All of the investments you own are considered capital assets in the eyes of the IRS, including homes, stocks, bonds and more.
When you sell a capital asset, the difference between the adjusted basis in the asset and the amount you realized from the sale is a capital gain or a capital loss. An asset’s basis is its original cost to the owner, generally.
Capital gains are the profits you make from selling these investments. In most cases, you’re required to report a capital gain on your federal income tax return.
The amount of capital gains tax you pay depends on how long you held onto the asset before selling it.
Short-Term vs. Long-Term Capital Gains Tax
Capital gains and losses are classified in two ways:
- Short-term – If you hold the asset for one year or less.
- Long-term – If you hold the asset for more than one year before you sell it.
Short-term capital gains don’t benefit from a special tax rate. They are taxed at ordinary income tax rates, such as wages or salary. The rate you pay depends on your filing status and total taxable income for the year.
Long-term capital gains (profits you make on selling assets you’ve held for more than 365 days) are taxed at preferential rates, meaning you can benefit from a reduced tax rate. The tax you pay on assets held for more than a year and sold at a profit varies according to a rate schedule based on income thresholds.
In 2020, long-term capital gains tax rates are either 0%, 15% or 20% for most assets. Short-term capital gains tax rates, however, correspond to ordinary income tax brackets (10%, 12%, 22%, 24%, 32%, 35% or 37%).
What is the Capital Gains Tax Rate?
The short-term capital gains tax rate is:
|Rate||Single Filers||Heads of Household||Married Filers|
|37%||$518,401 or more||$518,401 or more||$622,051 or more|
The long-term capital gains tax rate is:
|Year||Tax Rate||Single||Married Filing Jointly||Married Filing Separately||Head of Household|
|2020||0%||< $40,000||< $80,000||< $40,000||< $53,600|
|2020||15%||$40,000 – $441,450||$80,001 – $496,600||$40,001 – $248,300||$53,601 – $469,050|
|2020||20%||> $441,450||> $80,800||> $248,300||> $469,050|
|2021||0%||< $40,400||< $80,800||< $40,400||< $54,100|
|2021||15%||$40,401 – $445,850||$80,800 – $501,600||$40,400 – $250,800||$54,100 – $473,750|
|2021||20%||> $445,850||> $501,600||> $250,800||> $476,750|
As you can see, the capital gains tax rate will be lower for most people if they realize a capital gain after more than one year.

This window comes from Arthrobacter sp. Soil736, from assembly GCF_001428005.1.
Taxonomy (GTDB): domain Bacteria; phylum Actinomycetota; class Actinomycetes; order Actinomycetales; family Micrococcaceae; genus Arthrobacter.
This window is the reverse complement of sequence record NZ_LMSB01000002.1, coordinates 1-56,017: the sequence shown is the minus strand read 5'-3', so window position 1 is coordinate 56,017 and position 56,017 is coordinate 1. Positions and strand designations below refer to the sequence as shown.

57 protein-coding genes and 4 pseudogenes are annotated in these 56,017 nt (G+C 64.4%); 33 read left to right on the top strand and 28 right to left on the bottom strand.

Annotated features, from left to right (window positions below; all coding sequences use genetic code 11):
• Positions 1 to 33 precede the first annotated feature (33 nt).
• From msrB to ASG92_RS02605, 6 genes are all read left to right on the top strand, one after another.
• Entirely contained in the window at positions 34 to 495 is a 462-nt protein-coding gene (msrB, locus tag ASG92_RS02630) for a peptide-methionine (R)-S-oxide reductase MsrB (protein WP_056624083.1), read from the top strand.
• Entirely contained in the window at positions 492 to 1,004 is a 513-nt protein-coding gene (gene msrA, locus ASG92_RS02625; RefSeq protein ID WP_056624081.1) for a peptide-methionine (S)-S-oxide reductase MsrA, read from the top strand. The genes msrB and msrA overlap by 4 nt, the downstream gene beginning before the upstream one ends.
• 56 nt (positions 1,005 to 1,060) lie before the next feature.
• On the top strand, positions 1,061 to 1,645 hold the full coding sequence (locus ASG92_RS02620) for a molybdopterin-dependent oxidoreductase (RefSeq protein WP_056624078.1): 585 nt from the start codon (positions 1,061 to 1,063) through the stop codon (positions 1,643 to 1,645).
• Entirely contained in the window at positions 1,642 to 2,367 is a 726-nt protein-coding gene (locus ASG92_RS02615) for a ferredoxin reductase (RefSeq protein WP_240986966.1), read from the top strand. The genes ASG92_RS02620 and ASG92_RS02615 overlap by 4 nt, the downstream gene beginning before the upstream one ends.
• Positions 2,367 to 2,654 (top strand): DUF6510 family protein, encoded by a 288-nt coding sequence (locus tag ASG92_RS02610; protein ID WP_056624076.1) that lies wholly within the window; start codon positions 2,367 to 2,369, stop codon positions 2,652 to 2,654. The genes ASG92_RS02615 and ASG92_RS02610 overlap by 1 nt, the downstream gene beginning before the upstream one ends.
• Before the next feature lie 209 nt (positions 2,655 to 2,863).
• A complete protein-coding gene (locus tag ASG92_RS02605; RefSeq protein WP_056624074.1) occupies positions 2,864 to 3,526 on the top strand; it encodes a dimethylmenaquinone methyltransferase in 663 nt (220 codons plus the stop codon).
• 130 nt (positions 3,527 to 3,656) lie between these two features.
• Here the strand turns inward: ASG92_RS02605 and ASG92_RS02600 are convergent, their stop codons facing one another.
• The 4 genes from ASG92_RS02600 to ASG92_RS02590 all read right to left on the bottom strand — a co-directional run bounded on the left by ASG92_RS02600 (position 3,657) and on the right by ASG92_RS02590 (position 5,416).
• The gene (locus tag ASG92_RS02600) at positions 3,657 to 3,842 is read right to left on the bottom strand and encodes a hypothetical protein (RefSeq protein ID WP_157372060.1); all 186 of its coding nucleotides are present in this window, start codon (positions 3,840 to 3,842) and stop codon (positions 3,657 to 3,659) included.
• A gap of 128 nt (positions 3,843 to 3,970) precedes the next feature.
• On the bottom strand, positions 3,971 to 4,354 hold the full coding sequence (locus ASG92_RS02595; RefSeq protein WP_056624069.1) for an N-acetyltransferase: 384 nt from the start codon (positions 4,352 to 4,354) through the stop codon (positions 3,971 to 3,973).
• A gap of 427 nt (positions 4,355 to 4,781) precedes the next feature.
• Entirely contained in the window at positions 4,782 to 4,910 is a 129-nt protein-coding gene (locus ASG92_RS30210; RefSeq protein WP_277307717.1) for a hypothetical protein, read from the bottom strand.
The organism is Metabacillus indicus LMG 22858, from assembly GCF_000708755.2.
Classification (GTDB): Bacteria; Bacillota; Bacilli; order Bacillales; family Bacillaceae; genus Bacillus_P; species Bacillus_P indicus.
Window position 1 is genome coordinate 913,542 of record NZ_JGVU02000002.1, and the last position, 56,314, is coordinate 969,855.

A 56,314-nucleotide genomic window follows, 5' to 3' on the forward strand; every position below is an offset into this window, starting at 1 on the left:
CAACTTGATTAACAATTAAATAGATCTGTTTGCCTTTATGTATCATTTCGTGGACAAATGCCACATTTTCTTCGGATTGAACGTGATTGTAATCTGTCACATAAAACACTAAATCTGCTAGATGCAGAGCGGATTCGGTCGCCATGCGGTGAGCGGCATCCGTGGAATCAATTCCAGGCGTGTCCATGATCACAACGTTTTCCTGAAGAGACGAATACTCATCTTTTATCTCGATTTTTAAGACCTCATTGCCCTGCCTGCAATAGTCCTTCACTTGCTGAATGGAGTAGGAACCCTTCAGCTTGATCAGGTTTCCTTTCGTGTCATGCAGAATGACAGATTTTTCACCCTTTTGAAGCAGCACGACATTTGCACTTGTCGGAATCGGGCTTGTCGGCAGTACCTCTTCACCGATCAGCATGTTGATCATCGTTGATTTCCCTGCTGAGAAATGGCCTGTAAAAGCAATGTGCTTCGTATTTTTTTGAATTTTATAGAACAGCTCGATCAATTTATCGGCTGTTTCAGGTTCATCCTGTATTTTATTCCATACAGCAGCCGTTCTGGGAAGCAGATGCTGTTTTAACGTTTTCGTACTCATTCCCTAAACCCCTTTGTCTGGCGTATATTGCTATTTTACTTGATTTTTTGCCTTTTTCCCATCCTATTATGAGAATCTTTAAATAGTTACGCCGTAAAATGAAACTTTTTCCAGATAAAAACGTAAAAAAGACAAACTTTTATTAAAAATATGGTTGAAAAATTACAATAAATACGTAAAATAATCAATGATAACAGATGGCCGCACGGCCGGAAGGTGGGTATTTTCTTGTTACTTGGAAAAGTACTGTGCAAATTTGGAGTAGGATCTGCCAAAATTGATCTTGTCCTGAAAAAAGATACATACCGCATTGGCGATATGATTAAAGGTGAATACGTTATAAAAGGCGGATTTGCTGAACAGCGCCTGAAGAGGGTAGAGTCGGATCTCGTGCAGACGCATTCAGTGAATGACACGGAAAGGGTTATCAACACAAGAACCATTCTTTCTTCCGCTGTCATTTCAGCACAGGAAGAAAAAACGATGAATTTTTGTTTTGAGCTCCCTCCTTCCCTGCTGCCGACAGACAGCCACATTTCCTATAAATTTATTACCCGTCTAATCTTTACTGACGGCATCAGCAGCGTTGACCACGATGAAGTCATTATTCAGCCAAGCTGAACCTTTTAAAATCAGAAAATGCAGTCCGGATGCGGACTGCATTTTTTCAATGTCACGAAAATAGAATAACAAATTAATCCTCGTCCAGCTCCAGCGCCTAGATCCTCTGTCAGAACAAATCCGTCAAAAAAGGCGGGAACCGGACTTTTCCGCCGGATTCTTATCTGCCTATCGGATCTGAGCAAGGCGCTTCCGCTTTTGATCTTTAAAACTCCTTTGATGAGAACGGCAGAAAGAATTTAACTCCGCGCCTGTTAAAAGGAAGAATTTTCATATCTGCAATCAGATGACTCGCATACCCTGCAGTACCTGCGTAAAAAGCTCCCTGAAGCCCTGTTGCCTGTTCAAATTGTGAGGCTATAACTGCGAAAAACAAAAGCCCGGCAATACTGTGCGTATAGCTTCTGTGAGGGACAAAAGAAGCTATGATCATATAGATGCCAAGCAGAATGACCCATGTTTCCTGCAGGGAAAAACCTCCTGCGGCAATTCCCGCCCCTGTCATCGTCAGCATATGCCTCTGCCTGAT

For example, suppose you bought 200 shares of a stock at $50 per share and sold them at $100 per share. Your regular income from earnings is $100,000 a year and you are part of a married couple that files jointly. The chart below compares the taxes you’d pay if you held and sold the stock in more than a year (long-term) and less than a year (short-term).
Capital Gains Tax: Long-term vs. Short-term
|Transactions and consequences||Long-term capital gain||Short-term capital gain|
|Bought 200 shares @ $50||$10,000||$10,000|
|Sold 200 shares @ $100||$20,000||$20,000|
|Capital gain||$1,500 (taxed @ 15%)||$2,200 (taxed @ 22%)|
|Profit after tax||$8,500||$7,800|
How to Reduce or Avoid Capital Gains Tax
There are several ways to minimize or even avoid capital gains taxes.
To reduce your capital gains taxes, consider the long-term approach and hold your appreciated stock or other assets longer than one year prior to selling to avoid higher tax rates. Another consideration is investing capital gains in tax-advantaged retirement accounts, such as IRAs and 401(k)s, which allows your investments to grow on a tax-deferred or even tax-free basis.
Also, don’t forget you can use capital losses to offset capitals gains if you sell a different capital asset for less than its basis.
To avoid capital gains tax altogether, consider donating your appreciated asset directly to charity.
Those savings can then be directed to important programs and initiatives that align with your philanthropic passions.
By gifting appreciated assets into a donor-advised fund, you not only avoid the capital gains tax you would have owed, but, if you itemize deductions, you can also claim a charitable deduction for the donated stock’s fair market value.
The result is leveraging your contribution for a bigger financial impact in your community while also securing a better tax break. In other words, your charitable investments and assets go much further.
The San Diego Foundation’s charitable giving experts simplify the process of contributing stock and other appreciated securities to meet your personal philanthropic goals. To donate capital assets or learn more about donor-advised funds and tax benefits, contact our Development & Stewardship team.